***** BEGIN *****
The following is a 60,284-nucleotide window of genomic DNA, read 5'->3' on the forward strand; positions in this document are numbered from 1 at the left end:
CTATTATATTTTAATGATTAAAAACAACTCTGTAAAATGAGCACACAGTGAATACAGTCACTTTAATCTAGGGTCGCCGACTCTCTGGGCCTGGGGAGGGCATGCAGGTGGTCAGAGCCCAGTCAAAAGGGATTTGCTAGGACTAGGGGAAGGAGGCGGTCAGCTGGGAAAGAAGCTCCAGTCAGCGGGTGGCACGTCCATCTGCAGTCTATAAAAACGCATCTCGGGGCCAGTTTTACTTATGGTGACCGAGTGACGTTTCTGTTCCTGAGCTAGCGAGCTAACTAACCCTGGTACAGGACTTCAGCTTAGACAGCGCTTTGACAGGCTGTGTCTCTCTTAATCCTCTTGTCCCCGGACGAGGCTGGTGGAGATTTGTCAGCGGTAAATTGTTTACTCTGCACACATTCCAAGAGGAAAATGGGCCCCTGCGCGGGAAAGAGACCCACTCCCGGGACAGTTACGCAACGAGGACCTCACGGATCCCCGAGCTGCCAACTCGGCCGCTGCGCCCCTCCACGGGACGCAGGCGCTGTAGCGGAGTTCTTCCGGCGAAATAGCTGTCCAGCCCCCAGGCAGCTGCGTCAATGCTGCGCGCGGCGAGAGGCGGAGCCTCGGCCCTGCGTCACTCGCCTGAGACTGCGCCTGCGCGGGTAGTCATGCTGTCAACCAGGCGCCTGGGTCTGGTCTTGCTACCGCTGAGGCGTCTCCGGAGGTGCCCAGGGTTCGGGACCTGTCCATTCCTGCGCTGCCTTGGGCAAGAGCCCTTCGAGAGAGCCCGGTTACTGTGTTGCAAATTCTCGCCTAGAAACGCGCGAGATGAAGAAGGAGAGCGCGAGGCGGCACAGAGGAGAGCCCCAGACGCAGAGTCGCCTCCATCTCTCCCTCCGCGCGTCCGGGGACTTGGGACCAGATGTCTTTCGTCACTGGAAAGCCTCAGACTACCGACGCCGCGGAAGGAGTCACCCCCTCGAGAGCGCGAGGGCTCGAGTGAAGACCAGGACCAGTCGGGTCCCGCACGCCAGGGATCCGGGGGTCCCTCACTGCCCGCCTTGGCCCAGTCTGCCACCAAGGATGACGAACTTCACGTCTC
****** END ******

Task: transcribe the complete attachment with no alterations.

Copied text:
The following is a 60,284-nucleotide window of genomic DNA, read 5'->3' on the forward strand; positions in this document are numbered from 1 at the left end:
CTATTATATTTTAATGATTAAAAACAACTCTGTAAAATGAGCACACAGTGAATACAGTCACTTTAATCTAGGGTCGCCGACTCTCTGGGCCTGGGGAGGGCATGCAGGTGGTCAGAGCCCAGTCAAAAGGGATTTGCTAGGACTAGGGGAAGGAGGCGGTCAGCTGGGAAAGAAGCTCCAGTCAGCGGGTGGCACGTCCATCTGCAGTCTATAAAAACGCATCTCGGGGCCAGTTTTACTTATGGTGACCGAGTGACGTTTCTGTTCCTGAGCTAGCGAGCTAACTAACCCTGGTACAGGACTTCAGCTTAGACAGCGCTTTGACAGGCTGTGTCTCTCTTAATCCTCTTGTCCCCGGACGAGGCTGGTGGAGATTTGTCAGCGGTAAATTGTTTACTCTGCACACATTCCAAGAGGAAAATGGGCCCCTGCGCGGGAAAGAGACCCACTCCCGGGACAGTTACGCAACGAGGACCTCACGGATCCCCGAGCTGCCAACTCGGCCGCTGCGCCCCTCCACGGGACGCAGGCGCTGTAGCGGAGTTCTTCCGGCGAAATAGCTGTCCAGCCCCCAGGCAGCTGCGTCAATGCTGCGCGCGGCGAGAGGCGGAGCCTCGGCCCTGCGTCACTCGCCTGAGACTGCGCCTGCGCGGGTAGTCATGCTGTCAACCAGGCGCCTGGGTCTGGTCTTGCTACCGCTGAGGCGTCTCCGGAGGTGCCCAGGGTTCGGGACCTGTCCATTCCTGCGCTGCCTTGGGCAAGAGCCCTTCGAGAGAGCCCGGTTACTGTGTTGCAAATTCTCGCCTAGAAACGCGCGAGATGAAGAAGGAGAGCGCGAGGCGGCACAGAGGAGAGCCCCAGACGCAGAGTCGCCTCCATCTCTCCCTCCGCGCGTCCGGGGACTTGGGACCAGATGTCTTTCGTCACTGGAAAGCCTCAGACTACCGACGCCGCGGAAGGAGTCACCCCCTCGAGAGCGCGAGGGCTCGAGTGAAGACCAGGACCAGTCGGGTCCCGCACGCCAGGGATCCGGGGGTCCCTCACTGCCCGCCTTGGCCCAGTCTGCCACCAAGGATGACGAACTTCACGTCTC